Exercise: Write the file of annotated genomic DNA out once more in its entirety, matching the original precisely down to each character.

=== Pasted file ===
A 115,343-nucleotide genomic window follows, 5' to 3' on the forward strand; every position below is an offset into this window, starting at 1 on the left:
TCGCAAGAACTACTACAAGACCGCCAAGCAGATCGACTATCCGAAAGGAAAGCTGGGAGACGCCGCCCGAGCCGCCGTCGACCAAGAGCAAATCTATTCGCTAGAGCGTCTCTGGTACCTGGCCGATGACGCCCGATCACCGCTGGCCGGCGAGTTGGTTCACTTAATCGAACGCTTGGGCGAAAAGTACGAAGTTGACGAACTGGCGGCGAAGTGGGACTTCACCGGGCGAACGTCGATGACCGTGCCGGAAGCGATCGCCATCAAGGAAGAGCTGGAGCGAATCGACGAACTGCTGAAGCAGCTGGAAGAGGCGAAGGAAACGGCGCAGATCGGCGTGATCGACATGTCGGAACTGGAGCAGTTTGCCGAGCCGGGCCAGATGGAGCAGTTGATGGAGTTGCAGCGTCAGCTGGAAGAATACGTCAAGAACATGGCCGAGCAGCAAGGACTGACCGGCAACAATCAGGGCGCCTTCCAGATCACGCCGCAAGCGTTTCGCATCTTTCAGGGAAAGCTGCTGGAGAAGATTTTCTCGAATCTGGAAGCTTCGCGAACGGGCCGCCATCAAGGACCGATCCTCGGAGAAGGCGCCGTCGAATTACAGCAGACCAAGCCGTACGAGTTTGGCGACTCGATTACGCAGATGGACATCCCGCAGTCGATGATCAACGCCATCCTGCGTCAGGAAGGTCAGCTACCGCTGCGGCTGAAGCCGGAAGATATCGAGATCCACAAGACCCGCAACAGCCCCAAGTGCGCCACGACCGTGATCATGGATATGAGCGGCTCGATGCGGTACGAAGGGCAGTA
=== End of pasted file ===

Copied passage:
A 115,343-nucleotide genomic window follows, 5' to 3' on the forward strand; every position below is an offset into this window, starting at 1 on the left:
TCGCAAGAACTACTACAAGACCGCCAAGCAGATCGACTATCCGAAAGGAAAGCTGGGAGACGCCGCCCGAGCCGCCGTCGACCAAGAGCAAATCTATTCGCTAGAGCGTCTCTGGTACCTGGCCGATGACGCCCGATCACCGCTGGCCGGCGAGTTGGTTCACTTAATCGAACGCTTGGGCGAAAAGTACGAAGTTGACGAACTGGCGGCGAAGTGGGACTTCACCGGGCGAACGTCGATGACCGTGCCGGAAGCGATCGCCATCAAGGAAGAGCTGGAGCGAATCGACGAACTGCTGAAGCAGCTGGAAGAGGCGAAGGAAACGGCGCAGATCGGCGTGATCGACATGTCGGAACTGGAGCAGTTTGCCGAGCCGGGCCAGATGGAGCAGTTGATGGAGTTGCAGCGTCAGCTGGAAGAATACGTCAAGAACATGGCCGAGCAGCAAGGACTGACCGGCAACAATCAGGGCGCCTTCCAGATCACGCCGCAAGCGTTTCGCATCTTTCAGGGAAAGCTGCTGGAGAAGATTTTCTCGAATCTGGAAGCTTCGCGAACGGGCCGCCATCAAGGACCGATCCTCGGAGAAGGCGCCGTCGAATTACAGCAGACCAAGCCGTACGAGTTTGGCGACTCGATTACGCAGATGGACATCCCGCAGTCGATGATCAACGCCATCCTGCGTCAGGAAGGTCAGCTACCGCTGCGGCTGAAGCCGGAAGATATCGAGATCCACAAGACCCGCAACAGCCCCAAGTGCGCCACGACCGTGATCATGGATATGAGCGGCTCGATGCGGTACGAAGGGCAGTA